Jams, jellies, chutneys and preserves you can make with fruit picked straight from your garden.

Onion & Banana Chutney
A surprisingly delicious combination featuring both Bermuda onions and bananas. Pair with beef straight from the grill and enjoy.

1 pound Bermuda onions, chopped
8 Bermuda bananas, sliced
½ pound dates, chopped
1 ½ cups vinegar
2 teaspoons ginger
¾ cup raisins
1 teaspoon salt
1 teaspoon curry
2 cups water
1 cup sugar

Simmer first four ingredients for 20 minutes in a covered pan. Add the rest of the ingredients and boil uncovered until mixture thickens. Bottle and seal.

Pawpaw Chutney
Pawpaws can be grown all year round, and pawpaw jam is delicious on toast or crackers with salty cream cheese.

2 pounds ripe pawpaw, cubed
½ pound grated apple
1 quart vinegar
½ package raisins
½ pound onions, chopped
½ teaspoon mustard
1 pound brown sugar
1 teaspoon peppercorns or allspice
1 ½ teaspoons salt
1 teaspoon curry
1 teaspoon ginger

Combine all ingredients and cook, stirring carefully, until thick. Pour into hot jars and seal.

Surinam Cherry Jam
High in antioxidants and a good source of vitamins C and A, Surinam cherries are red when ripe and only available in the spring.

4 cups ripened Surinam cherries, blossom end snipped, pit removed
4 cups sugar
¼ cup water

Save some of the seeds and put in a cheesecloth bag and tie. Boil sugar, cherries and bagged stones over a moderate heat until jellied. Press through a strainer and fill sterile jars. Seal, label and date.

Bermuda Strawberry Jam
An excellent source of immune-boosting vitamin C and antioxidants, strawberries are good for fighting bad cholesterol and high blood pressure, reducing joint inflammation, and even preventing wrinkles! Make a large batch of strawberry jam to use the whole year through.

3 punnets of fresh Bermuda strawberries, washed and with green tops removed
Juice of one large lemon
3 cups caster sugar

Combine the ingredients in a saucepan and bring to a boil to allow the sugar to melt and the strawberries to release their juices. Simmer on medium heat for about 20 minutes, mixing occasionally with a wooden spoon and skimming off the foam. Use caution as the juicy mixture will be hot.

As the mixture congeals, you can test to see if it is ready by putting a small amount of juice on a cold plate. (We recommend putting a plate in the freezer before you begin cooking.) If the juice easily turns to a gel on the plate, remove from heat and immediately pour the jam into sterilised jars. To ensure a good seal, avoid getting any jam on the edges of the jars. If mixture does not turn into a gel on the plate, cook for another five minutes and test again until ready.

Using an oven mitt, turn the jars upside down to cool. You will hear the tops of the jars “pop” as they seal during cooling. Once the jam is cool enough, enjoy!

Old-Fashioned Tomato Jam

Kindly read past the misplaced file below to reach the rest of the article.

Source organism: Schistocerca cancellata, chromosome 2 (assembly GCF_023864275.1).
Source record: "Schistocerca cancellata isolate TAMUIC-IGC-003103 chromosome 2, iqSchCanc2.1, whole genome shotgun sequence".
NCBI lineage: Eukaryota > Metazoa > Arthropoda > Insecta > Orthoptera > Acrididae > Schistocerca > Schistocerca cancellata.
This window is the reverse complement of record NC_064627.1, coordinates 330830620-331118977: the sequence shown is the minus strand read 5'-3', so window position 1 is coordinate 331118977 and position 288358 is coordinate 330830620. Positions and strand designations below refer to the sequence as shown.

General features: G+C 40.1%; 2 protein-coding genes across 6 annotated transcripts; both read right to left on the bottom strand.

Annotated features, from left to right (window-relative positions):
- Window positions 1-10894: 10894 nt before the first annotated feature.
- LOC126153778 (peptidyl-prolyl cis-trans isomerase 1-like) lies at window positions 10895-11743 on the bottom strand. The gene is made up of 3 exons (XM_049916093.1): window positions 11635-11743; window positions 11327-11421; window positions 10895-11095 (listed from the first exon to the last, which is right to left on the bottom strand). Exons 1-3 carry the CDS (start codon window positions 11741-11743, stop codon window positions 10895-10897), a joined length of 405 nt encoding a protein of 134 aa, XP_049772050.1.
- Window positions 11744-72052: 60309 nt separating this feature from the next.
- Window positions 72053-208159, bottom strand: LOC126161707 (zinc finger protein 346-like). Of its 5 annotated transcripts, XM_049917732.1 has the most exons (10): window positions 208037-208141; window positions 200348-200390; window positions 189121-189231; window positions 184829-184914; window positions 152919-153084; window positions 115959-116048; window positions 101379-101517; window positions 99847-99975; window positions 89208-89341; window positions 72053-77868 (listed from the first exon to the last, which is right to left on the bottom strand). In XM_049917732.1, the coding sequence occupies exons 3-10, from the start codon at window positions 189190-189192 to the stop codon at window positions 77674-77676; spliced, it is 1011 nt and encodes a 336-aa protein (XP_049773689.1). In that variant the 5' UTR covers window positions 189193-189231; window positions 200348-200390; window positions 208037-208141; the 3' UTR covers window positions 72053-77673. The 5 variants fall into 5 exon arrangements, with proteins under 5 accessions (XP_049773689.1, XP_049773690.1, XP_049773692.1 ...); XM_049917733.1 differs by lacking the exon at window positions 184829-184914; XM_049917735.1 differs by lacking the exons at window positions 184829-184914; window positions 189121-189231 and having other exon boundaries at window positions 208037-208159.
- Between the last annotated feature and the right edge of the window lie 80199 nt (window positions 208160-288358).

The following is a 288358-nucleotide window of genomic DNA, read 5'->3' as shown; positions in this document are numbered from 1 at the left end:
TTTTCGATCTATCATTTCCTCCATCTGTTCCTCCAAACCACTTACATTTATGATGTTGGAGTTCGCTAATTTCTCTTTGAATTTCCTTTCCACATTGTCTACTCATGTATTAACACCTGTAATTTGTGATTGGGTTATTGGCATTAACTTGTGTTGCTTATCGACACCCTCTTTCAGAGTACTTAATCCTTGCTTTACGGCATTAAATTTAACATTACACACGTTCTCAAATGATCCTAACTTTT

Available throughout the year, local tomatoes are bursting with flavour, and tomato jam can be used on sandwiches and burgers, added to a charcuterie board or served warm with crusty bread and soup.

2 pounds ripe tomatoes
¾ cup brown sugar
¼ cup lemon juice
1 tablespoon grated fresh ginger
1 ½ teaspoons salt
½ teaspoon ground cumin
½ teaspoon crushed red pepper
½ teaspoon garlic powder

Chop the tomatoes and remove any loose seeds. Add all the ingredients to a medium pot and bring to a boil. Lower the heat and simmer for 1–1 ½ hours, stirring regularly so it doesn’t burn on the bottom. Once the jam looks thick and glossy, turn off the heat. Place in jars and refrigerate.

Freshly Picked Peach Preserves
Deliciously sweet, peach preserves can be added by the spoonful to Greek yogurt or atop ice-cream!

6 pounds whole peaches
Juice from 4 large lemons
2 1/2–3 1/2 cups granulated sugar

Pour lemon juice into a large saucepan. Peel, pit and chop peaches into small, bite-sized pieces. Add peaches to the lemon juice and give it a good stir; coating the peaches in lemon juice will keep them from browning.

Pour sugar over the peaches and stir gently. If you like your jam sweet, add 3 1/2 cups, but if not, use less. Let the mixture sit at room temperature for one hour before turning on the heat. Bring the mixture to a boil over medium-high heat, stirring occasionally. Reduce heat to medium and allow mixture to simmer for 1–2 hours or until the liquid has reduced significantly and is thick and jelly-like. As the preserve thickens, stir it frequently to prevent it from burning. As with the strawberry jam, test whether the preserve is done by spooning a small amount onto a cold dish. If it jellies while cooling, then it is done.

Once done, pour the mixture into clean jars up to 1/2 inch from the top. Using an oven mitt, turn the jars upside down to cool. You will hear the tops of the jars “pop” as they seal during cooling.